On a well tuned instrument extra notes can sound resulting from harmonics, and this makes the sound richer. So play a C an octave below tenor C, an E above tenor C and then you'll find an extra note sounding as an E above middle C. In equal temperament it's merely a beating fuzz but on a well tuned instrument the note is there, solid.

And it's in this that the resonance of the instrument and the acoustic can be changed, and for the better.

Those of us who are brass players will lip notes into tune to bring perfect intervals together and string quartets likewise.

 The demonstration of the Kakaki, for the announcement of the arrival of the Emir, shows what happens when resonance is arranged properly:

 

Later on I demonstrated with the Sesquialtera the relationship between beating harmonics with temperament:

This has an impact on how Tierces sound in an instrument and the composition of the mixtures which have an enormous bearing upon the tone of the instrument and the tone colours which can be represented in the music.

Best wishes

David P

Share this post


Link to post
Share on other sites
5 hours ago, Zimbelstern said:

Am I the only member of this Forum who does not feel any enthusiasm for unequal temperament? I’m afraid I can’t work up great excitement for pure thirds and fifths. It seems to me that Bach regarded well tempered  tuning as a great improvement over what had gone before ((I know it may not be quite the same as equal temperament). And I’ve never been able to understand how it relates to the intervals produced by other instruments, such as strings, or wind, the tuning of which is not fixed, as well as by voices. I’d be fascinated to see some statistical research into the precise intervals sung by choirs performing unaccompanied, say, a motet by Palestrina.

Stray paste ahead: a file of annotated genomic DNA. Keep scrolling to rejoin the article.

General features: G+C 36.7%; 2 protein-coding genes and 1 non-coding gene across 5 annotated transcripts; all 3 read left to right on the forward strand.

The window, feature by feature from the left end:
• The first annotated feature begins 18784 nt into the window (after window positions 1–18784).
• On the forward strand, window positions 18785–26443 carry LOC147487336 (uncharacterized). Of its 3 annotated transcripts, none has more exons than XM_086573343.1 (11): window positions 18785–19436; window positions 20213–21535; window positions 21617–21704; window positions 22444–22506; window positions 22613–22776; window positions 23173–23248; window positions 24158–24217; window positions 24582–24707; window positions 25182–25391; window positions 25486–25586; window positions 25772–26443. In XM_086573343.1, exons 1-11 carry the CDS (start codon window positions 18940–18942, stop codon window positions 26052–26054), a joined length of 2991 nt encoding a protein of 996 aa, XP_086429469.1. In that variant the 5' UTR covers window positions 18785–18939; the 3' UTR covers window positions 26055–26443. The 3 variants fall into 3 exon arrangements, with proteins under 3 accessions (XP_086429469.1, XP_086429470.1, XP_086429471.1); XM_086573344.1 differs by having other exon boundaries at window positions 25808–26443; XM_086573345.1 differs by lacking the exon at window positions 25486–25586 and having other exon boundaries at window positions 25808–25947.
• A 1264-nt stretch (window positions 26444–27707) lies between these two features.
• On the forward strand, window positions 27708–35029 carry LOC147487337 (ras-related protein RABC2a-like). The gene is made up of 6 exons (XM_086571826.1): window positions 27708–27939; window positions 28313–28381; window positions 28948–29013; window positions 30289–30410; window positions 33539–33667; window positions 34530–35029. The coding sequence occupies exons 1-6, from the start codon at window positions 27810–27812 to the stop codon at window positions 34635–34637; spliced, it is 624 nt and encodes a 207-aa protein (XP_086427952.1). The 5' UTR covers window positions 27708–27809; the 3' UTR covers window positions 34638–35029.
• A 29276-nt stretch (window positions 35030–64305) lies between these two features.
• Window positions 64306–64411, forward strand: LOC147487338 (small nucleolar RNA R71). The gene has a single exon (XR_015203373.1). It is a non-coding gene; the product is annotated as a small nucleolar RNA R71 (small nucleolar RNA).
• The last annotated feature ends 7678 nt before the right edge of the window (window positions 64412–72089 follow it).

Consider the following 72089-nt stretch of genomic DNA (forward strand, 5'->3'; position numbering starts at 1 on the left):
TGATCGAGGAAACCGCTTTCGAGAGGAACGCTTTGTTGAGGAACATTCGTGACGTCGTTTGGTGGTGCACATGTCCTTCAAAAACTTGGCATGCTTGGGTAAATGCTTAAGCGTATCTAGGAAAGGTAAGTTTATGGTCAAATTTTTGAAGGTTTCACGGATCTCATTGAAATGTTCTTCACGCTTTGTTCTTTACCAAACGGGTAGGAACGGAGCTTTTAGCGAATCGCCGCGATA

If some keys in a particular temperament are 'better' than ET in the sense of having purer thirds or other intervals, then as night follows day there will be other keys which are worse than ET.  This is a problem which cannot be worked around if we are to retain keyboards with only twelve physical notes to the octave.  If the problem could be fixed easily, there would be no temperament issue worth discussing in the first place.  Although I'm sure you will know this, it might be worth mentioning.  So adopting an unequal temperament means that, yes, you might get some purer-sounding keys which some people might find attractive, but there will also be some which are less so, and some of these can be unusable in certain temperaments.

It's largely subjective as to how people judge the importance of these matters.  In my opinion everybody is entitled to their view, and they shouldn't be criticised if they decide that unequal temperaments are not for them and they are quite content to live with ET.  Or, on the other hand, others might really love the differences in key colour which a particular temperament offers and which can be exploited deliberately by composers.  So don't take any notice of those who might badger you to forsake ET - just tell them to live and let live (politely, naturally ... )

Share this post


Link to post
Share on other sites

The idea that better keys means worse keys is obvious, but is it necessarily true?  In terms of simple maths, of course it is.  But consider the opening of David's post above in which he remarks (with a brief explanation) that the ET third is especially discordant - more so than a slightly wider third.  This opens the possibility that a "worse" key may have "more acceptable" errors.

Paul

Share this post


Link to post
Share on other sites

The interesting thing about Kellner as chosen by Mander is that the very "worst" thirds aren't very much more unacceptable than equal temperament thirds.